The first song Fraser wrote was about being bored in school. She sang it in a talent show to a very-approving audience.

“People still talk about it today,” said Fraser.

At age 15, George Ettuk Arragutainaq, a guitar, accordion and fiddle player in his mid-40s asked her to join a band and “Kelly Fraser and the Easy Four” was born.

Charlie Kudluarok, 20, plays the drums and bass and also does back-up vocals.

Liza Appaqaq, 21, plays guitar and bass and does back-up vocals. Occasionally nine-year-old Jasmine Niviaxie accompanies the band.

“She’s a really good singer and plays bass,” said Fraser. “She loves to follow us and she loves to sing so we let her.”

Fraser describes her band’s music as rock, influenced by pop, folk and country.

Her inspirations include the late Nunavik singer and songwriter, Charlie Adams, and Johnny Cash, the legendary country singer famous for his deep distinctive voice and prison concerts.

Other Inuit influences include groups like “Northern Haze,” a metal band from Igloolik and “Sikumiut,” a 1970s Puvirnituq band.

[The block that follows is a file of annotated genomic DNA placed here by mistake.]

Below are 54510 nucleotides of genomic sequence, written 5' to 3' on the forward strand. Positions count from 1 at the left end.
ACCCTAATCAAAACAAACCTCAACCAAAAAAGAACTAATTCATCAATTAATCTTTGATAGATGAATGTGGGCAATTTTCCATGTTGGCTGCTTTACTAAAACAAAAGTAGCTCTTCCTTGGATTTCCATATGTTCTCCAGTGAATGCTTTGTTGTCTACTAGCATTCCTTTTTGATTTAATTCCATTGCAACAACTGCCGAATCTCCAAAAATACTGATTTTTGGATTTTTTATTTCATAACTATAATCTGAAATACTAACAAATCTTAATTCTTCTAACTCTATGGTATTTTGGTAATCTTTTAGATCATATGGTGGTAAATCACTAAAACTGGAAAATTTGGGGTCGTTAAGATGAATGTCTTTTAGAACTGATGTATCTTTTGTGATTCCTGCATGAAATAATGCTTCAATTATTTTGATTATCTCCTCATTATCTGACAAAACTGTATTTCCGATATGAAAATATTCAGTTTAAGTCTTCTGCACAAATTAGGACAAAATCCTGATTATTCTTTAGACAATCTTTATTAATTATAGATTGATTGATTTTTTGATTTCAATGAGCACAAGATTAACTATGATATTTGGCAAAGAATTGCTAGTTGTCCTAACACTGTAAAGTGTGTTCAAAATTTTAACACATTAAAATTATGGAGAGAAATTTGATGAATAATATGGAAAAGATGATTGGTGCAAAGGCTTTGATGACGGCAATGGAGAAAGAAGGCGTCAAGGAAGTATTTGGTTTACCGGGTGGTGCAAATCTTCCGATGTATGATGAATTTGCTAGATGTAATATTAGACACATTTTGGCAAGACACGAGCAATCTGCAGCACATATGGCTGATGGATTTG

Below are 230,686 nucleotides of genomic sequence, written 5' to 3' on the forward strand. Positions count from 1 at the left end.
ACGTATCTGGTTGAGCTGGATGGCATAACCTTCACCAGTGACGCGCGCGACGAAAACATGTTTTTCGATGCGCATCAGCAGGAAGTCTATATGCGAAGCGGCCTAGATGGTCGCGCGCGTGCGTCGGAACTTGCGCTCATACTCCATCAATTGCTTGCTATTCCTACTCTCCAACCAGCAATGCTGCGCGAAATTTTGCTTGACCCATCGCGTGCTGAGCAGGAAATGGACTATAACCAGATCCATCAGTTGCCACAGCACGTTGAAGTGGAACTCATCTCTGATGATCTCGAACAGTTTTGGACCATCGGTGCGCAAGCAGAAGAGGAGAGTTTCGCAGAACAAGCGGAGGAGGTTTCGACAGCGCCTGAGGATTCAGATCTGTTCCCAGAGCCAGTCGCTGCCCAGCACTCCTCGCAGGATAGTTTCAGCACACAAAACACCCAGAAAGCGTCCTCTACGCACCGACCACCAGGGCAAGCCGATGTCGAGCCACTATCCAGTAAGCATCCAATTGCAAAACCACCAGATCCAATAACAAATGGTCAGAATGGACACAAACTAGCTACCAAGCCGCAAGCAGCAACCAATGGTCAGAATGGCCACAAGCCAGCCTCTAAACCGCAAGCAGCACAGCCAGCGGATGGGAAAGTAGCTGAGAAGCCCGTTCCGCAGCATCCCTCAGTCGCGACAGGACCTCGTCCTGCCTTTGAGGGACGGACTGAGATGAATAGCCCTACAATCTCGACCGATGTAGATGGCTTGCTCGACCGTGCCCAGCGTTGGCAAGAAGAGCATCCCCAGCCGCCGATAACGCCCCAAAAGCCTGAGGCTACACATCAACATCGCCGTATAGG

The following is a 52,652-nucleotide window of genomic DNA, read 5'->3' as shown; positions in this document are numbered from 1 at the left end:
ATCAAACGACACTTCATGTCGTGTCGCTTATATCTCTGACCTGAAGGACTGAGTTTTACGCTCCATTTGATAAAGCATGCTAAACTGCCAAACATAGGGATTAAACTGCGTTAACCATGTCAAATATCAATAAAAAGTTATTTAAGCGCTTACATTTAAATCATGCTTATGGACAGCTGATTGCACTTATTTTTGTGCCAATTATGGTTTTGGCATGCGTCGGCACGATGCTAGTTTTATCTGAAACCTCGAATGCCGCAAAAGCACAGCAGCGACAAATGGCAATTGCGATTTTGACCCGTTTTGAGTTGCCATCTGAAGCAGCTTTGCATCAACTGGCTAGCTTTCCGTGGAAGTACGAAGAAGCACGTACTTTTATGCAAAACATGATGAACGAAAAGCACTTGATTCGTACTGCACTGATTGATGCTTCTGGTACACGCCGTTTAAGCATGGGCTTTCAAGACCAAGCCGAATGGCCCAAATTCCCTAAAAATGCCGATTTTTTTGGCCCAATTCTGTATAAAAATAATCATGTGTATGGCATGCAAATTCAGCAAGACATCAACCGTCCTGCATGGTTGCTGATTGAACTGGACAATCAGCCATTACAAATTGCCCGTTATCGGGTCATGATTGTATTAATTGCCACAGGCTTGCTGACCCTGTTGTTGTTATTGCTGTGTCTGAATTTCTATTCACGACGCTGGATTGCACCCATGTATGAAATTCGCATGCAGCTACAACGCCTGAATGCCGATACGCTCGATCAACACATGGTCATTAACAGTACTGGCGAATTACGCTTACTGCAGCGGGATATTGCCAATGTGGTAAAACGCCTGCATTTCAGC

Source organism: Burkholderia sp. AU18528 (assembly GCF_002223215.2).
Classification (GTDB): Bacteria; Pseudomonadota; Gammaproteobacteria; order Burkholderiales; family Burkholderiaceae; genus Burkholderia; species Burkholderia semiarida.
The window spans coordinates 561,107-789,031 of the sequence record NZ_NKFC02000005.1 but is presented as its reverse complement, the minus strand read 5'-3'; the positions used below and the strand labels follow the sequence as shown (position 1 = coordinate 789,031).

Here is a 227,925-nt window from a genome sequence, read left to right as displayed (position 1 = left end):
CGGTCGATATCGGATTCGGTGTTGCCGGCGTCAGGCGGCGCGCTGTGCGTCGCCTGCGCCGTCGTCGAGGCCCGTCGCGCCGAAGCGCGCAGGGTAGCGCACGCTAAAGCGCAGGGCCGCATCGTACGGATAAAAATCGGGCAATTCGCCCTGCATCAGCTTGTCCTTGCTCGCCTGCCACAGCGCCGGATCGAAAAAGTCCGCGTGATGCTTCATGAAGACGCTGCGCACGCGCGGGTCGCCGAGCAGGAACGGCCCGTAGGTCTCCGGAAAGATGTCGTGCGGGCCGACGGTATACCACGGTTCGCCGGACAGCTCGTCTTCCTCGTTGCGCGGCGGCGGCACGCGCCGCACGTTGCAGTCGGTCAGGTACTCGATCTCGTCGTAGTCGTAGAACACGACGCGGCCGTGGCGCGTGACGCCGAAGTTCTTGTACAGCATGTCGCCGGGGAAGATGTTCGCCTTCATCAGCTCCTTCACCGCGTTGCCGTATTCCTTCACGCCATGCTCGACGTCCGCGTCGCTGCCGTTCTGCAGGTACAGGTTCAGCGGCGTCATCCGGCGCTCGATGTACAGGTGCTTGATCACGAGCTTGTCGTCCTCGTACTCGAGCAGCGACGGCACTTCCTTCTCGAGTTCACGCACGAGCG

Fraser says one of her greatest inspirations of all is Bruno Mars, a 27 year-old singer from Hawaii. “Like me he is from a small island,” said Fraser. “But that doesn’t mean we can’t be rock stars.”

Fraser made an Inuktitut version of the Bruno Mars song, “When I Was Your Man.”

For her Inuktitut covers, Fraser did not get permission. There’s a common misconception that the practice of parodying or remixing other songs on YouTube is illegal, but according to copyright laws in most countries the practice is usually perfectly legitimate.

“The strength of the YouTube community lies in its creativity,” reads an entry on YouTube’s blog. “Often this takes the form of memorable original content…this creativity also lies in the community’s ability to produce parodies, mashups, and remixes of well-known original content.”

Still, her departure from traditional Inuit music has gained Fraser some critics.

“I feel sooo dis-respected by our traditional clothes being used like that,” wrote a commenter named Matthew Munick in response to her NS class’s Inuktitut version of “Gangnam Style,” a video by a South Korean singer named Psy.